We set out to help teachers and schools across Kenya’s primary schools to simplify the processes of assessment and record keeping. Why? Kenya’s Competency Based Curriculum (CBC) came with elaborate requirements for teachers to use formative assessments and to keep the records of all those assessments. And because there are hardly any tools for the job, our teachers have suffered; the work is burdensome and this has led many teachers to question the need for it all.
Our objective coming up with the CBC App was therefore very simple; to make it ridiculously easier for teachers to create formative assessment records.
If you have a bit of an imagination, then you can see that keeping formative assessment records of every activity for each learner, across all learning areas (subjects), across the entire time the learner is in school, means lots and lots of data, which can be mined to give us never before seen insights into student learning.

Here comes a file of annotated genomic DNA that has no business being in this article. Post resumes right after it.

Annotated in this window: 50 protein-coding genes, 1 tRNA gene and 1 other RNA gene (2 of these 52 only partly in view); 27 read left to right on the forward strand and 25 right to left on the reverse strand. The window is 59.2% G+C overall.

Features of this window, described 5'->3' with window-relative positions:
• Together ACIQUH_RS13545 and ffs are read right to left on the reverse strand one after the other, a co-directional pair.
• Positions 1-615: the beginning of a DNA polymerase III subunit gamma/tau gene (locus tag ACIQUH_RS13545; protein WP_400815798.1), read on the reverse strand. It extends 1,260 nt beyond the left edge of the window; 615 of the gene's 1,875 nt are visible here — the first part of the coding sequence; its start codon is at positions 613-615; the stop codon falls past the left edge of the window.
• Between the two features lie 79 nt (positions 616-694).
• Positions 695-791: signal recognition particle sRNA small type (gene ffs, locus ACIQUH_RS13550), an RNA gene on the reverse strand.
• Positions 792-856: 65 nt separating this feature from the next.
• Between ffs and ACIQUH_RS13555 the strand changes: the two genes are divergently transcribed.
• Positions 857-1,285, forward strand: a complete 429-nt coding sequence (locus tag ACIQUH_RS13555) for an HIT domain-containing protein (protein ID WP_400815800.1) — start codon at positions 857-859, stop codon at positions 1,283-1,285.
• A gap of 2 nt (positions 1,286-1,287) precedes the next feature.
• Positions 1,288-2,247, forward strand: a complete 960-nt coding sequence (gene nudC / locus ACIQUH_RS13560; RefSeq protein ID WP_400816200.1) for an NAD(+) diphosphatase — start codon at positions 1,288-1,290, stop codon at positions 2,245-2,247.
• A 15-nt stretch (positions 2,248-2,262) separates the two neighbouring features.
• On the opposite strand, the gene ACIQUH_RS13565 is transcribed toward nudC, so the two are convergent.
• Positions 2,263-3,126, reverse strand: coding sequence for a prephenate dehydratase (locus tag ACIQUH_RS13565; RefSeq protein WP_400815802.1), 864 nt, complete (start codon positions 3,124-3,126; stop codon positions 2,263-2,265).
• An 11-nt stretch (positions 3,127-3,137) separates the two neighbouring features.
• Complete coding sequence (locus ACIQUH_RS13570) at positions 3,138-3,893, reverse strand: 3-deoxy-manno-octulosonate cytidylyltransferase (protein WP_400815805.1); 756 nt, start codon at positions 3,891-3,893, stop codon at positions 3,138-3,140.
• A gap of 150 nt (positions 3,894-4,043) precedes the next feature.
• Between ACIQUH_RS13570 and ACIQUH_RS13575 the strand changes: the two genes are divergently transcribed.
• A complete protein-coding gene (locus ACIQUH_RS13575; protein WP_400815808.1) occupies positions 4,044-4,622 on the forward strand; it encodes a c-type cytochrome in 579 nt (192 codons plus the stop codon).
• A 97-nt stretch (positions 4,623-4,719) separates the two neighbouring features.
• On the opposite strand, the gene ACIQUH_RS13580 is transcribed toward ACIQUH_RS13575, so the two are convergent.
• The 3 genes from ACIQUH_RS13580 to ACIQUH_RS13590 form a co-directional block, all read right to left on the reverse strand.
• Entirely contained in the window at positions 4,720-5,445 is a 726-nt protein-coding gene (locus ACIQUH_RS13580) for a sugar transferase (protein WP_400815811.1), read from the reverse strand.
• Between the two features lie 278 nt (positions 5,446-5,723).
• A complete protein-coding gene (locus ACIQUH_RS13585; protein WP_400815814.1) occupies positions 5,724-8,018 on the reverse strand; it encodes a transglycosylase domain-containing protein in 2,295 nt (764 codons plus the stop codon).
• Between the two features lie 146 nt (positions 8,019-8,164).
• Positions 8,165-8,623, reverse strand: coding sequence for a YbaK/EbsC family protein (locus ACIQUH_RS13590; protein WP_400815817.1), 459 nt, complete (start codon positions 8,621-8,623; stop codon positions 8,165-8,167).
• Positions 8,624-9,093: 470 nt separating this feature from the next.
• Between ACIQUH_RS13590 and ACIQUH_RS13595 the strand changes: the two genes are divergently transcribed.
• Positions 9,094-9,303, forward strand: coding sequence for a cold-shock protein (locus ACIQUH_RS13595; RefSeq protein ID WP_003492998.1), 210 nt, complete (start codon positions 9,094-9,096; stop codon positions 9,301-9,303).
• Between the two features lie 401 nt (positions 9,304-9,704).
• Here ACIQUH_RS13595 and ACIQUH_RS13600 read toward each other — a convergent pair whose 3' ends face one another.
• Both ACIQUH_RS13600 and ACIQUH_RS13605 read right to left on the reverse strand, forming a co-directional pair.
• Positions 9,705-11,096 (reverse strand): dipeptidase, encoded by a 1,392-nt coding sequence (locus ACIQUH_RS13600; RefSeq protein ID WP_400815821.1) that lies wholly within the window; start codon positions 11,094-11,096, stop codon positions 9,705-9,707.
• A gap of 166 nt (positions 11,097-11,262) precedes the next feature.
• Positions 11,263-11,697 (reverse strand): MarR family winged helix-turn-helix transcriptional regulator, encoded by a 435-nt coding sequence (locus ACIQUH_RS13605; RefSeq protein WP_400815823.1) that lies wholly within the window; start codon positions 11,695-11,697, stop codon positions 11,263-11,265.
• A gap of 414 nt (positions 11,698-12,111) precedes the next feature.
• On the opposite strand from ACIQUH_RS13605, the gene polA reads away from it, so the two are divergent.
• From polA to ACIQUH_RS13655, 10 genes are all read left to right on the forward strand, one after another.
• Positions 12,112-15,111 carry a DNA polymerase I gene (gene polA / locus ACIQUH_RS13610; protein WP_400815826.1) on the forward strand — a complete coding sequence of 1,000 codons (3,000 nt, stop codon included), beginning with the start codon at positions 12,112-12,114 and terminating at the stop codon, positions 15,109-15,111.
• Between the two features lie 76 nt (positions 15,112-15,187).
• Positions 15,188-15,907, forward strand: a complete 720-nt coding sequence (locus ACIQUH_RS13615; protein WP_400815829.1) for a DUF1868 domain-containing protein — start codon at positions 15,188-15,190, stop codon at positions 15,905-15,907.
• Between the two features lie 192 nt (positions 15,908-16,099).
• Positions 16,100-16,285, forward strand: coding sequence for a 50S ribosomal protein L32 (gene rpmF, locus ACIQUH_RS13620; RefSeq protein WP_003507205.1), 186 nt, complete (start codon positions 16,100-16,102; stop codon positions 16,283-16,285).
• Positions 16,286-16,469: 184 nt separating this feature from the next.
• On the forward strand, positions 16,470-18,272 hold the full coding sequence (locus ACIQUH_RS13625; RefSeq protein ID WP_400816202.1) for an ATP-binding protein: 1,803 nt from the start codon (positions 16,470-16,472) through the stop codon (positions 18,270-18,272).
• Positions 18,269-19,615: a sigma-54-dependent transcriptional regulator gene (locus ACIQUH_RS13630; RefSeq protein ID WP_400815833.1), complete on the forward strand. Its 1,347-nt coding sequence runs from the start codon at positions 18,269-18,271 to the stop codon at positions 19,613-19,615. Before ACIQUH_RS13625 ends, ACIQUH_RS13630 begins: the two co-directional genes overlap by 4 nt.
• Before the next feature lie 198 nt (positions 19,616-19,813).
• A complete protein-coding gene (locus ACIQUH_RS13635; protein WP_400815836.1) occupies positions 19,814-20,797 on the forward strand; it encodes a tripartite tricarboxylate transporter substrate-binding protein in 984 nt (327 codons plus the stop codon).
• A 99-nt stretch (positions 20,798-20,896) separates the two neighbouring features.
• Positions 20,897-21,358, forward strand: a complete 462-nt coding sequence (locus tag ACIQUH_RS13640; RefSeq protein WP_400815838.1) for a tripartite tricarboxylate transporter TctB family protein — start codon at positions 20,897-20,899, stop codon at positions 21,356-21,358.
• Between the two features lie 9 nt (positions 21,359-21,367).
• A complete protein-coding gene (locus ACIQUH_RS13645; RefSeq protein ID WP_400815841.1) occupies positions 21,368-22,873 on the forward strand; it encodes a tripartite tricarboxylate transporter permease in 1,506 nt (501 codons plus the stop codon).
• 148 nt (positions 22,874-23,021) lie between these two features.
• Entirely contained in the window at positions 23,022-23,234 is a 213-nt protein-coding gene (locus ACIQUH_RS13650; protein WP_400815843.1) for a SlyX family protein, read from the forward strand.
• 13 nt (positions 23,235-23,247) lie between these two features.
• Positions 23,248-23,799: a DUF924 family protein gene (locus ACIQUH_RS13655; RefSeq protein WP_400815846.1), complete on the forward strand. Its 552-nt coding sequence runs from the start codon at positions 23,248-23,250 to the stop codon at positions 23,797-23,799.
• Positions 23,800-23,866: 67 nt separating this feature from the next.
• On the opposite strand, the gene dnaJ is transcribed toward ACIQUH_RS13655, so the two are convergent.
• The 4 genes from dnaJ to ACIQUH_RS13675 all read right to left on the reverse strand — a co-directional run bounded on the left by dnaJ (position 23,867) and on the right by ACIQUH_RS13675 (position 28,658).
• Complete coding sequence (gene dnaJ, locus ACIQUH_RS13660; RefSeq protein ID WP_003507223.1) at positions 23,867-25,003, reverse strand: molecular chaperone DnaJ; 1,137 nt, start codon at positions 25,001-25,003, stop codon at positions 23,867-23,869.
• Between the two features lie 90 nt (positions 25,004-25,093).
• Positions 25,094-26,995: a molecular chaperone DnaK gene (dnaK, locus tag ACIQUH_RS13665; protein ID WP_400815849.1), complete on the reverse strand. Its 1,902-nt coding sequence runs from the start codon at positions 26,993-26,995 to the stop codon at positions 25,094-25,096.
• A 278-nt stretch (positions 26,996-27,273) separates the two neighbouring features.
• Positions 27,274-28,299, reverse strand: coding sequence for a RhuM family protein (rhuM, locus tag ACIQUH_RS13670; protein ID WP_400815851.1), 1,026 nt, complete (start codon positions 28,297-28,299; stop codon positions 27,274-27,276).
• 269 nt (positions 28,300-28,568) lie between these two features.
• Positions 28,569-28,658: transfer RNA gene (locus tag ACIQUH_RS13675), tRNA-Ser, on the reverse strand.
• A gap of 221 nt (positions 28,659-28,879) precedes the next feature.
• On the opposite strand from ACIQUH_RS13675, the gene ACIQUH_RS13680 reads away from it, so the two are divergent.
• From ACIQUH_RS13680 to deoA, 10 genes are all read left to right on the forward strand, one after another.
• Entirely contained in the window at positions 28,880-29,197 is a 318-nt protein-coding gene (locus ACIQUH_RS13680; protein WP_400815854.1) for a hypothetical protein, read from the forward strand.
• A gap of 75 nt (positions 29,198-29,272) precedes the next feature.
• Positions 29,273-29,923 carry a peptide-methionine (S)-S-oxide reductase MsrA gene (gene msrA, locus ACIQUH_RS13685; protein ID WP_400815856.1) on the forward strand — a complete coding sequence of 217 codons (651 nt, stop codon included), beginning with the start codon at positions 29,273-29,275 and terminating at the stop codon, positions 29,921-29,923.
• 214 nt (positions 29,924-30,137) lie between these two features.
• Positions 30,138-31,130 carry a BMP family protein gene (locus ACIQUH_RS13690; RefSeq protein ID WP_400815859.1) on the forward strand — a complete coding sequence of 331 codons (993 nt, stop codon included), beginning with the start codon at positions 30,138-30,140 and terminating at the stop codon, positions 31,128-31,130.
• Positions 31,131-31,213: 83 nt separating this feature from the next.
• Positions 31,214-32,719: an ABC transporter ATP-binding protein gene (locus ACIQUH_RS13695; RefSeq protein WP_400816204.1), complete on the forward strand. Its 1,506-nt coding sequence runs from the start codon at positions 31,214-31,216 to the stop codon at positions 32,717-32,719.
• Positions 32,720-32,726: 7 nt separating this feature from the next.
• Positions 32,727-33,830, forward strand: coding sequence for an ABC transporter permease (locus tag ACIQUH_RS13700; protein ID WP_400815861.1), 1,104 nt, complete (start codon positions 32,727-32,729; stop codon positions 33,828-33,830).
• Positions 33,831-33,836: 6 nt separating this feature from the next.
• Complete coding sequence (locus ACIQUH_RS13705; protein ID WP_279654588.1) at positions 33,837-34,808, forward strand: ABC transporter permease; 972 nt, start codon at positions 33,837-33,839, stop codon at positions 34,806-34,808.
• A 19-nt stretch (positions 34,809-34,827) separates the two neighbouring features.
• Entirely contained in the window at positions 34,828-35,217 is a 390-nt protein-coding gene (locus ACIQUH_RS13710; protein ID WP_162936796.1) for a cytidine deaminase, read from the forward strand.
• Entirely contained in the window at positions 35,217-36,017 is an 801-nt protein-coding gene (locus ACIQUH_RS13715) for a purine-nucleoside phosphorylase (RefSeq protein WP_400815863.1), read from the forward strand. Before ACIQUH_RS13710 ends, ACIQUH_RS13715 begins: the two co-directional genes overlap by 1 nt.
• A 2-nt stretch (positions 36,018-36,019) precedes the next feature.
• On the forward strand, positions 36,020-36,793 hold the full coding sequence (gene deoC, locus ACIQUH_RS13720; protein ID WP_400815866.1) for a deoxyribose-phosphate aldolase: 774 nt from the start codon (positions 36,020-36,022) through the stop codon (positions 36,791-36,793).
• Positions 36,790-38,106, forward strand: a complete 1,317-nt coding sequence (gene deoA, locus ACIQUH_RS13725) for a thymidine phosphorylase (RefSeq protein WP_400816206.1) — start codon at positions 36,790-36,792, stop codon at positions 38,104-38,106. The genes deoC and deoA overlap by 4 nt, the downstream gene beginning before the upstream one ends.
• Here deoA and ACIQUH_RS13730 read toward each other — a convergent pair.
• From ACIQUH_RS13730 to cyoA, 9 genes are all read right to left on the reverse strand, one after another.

The first term of the 2021/22 academic year starting in July 26th 2021, gave us the opportunity to test out end to end, what keeping of formative assessment records can mean. From the simple act of a teacher keeping assessment records on the CBC App, we got to learn so much about individual learners, individual teachers, each learning area and the collective information associated with these entities.
Let us take the example of one of the primary schools we serve, whose learner population of 326 learners between Grade 1 and Grade 5 is double the national average of approximately 160 for the same class range. We analysed all the data to try and obtain some insights and, in this article, we share some of those insights.
Kiswahili had the highest number of assessments performed
Kiswahili is one of those learning areas which is taught from Pre-primary 1 (PP1) all the way to Grade 5. It is also one of those learning areas which is taught every day of the week, meaning more assessments are likely to be performed. The two preceding statements are also true for Mathematics and English, which came second and third respectively in the number of assessments performed. So, what could have led to Kiswahili having more assessments done? A closer look points at teacher engagement as being the main reason for Kiswahili having more assessments; the Kiswahili teachers across all the classes were more engaged than the other teachers in performing formative assessments and keeping their records using the CBC App.